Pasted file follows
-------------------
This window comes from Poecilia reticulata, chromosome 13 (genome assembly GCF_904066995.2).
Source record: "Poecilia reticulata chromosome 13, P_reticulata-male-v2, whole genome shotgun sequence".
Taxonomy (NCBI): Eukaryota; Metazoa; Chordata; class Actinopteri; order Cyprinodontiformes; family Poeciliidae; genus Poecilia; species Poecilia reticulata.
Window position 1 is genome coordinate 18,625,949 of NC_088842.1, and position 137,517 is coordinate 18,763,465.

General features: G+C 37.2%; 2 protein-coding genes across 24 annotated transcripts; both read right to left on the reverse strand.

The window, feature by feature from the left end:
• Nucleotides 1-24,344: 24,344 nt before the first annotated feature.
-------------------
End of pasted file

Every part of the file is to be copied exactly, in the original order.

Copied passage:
This window comes from Poecilia reticulata, chromosome 13 (genome assembly GCF_904066995.2).
Source record: "Poecilia reticulata chromosome 13, P_reticulata-male-v2, whole genome shotgun sequence".
Taxonomy (NCBI): Eukaryota; Metazoa; Chordata; class Actinopteri; order Cyprinodontiformes; family Poeciliidae; genus Poecilia; species Poecilia reticulata.
Window position 1 is genome coordinate 18,625,949 of NC_088842.1, and position 137,517 is coordinate 18,763,465.

General features: G+C 37.2%; 2 protein-coding genes across 24 annotated transcripts; both read right to left on the reverse strand.

The window, feature by feature from the left end:
• Nucleotides 1-24,344: 24,344 nt before the first annotated feature.